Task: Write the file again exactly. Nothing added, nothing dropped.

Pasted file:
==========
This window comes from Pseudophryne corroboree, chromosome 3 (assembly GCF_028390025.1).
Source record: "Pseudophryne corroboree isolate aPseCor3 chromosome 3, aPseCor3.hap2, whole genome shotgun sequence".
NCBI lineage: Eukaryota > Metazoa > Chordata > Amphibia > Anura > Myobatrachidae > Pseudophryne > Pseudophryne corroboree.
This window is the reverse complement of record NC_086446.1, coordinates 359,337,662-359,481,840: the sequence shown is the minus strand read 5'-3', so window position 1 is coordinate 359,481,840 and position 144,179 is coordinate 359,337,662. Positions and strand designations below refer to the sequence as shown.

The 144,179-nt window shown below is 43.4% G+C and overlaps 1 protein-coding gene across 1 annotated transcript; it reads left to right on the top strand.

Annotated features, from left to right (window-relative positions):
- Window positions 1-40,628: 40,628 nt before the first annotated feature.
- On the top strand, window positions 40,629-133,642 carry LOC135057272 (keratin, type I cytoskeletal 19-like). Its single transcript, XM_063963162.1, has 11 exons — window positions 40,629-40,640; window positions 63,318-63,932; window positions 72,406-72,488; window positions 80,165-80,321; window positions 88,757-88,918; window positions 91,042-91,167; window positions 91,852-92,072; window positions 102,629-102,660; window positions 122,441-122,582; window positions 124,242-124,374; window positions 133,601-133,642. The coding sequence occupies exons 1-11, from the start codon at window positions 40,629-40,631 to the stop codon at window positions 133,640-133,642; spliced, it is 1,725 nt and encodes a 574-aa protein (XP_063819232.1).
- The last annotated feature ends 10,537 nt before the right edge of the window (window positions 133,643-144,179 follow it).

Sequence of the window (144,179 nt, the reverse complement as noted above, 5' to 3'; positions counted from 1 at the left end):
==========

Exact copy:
This window comes from Pseudophryne corroboree, chromosome 3 (assembly GCF_028390025.1).
Source record: "Pseudophryne corroboree isolate aPseCor3 chromosome 3, aPseCor3.hap2, whole genome shotgun sequence".
NCBI lineage: Eukaryota > Metazoa > Chordata > Amphibia > Anura > Myobatrachidae > Pseudophryne > Pseudophryne corroboree.
This window is the reverse complement of record NC_086446.1, coordinates 359,337,662-359,481,840: the sequence shown is the minus strand read 5'-3', so window position 1 is coordinate 359,481,840 and position 144,179 is coordinate 359,337,662. Positions and strand designations below refer to the sequence as shown.

The 144,179-nt window shown below is 43.4% G+C and overlaps 1 protein-coding gene across 1 annotated transcript; it reads left to right on the top strand.

Annotated features, from left to right (window-relative positions):
- Window positions 1-40,628: 40,628 nt before the first annotated feature.
- On the top strand, window positions 40,629-133,642 carry LOC135057272 (keratin, type I cytoskeletal 19-like). Its single transcript, XM_063963162.1, has 11 exons — window positions 40,629-40,640; window positions 63,318-63,932; window positions 72,406-72,488; window positions 80,165-80,321; window positions 88,757-88,918; window positions 91,042-91,167; window positions 91,852-92,072; window positions 102,629-102,660; window positions 122,441-122,582; window positions 124,242-124,374; window positions 133,601-133,642. The coding sequence occupies exons 1-11, from the start codon at window positions 40,629-40,631 to the stop codon at window positions 133,640-133,642; spliced, it is 1,725 nt and encodes a 574-aa protein (XP_063819232.1).
- The last annotated feature ends 10,537 nt before the right edge of the window (window positions 133,643-144,179 follow it).

Sequence of the window (144,179 nt, the reverse complement as noted above, 5' to 3'; positions counted from 1 at the left end):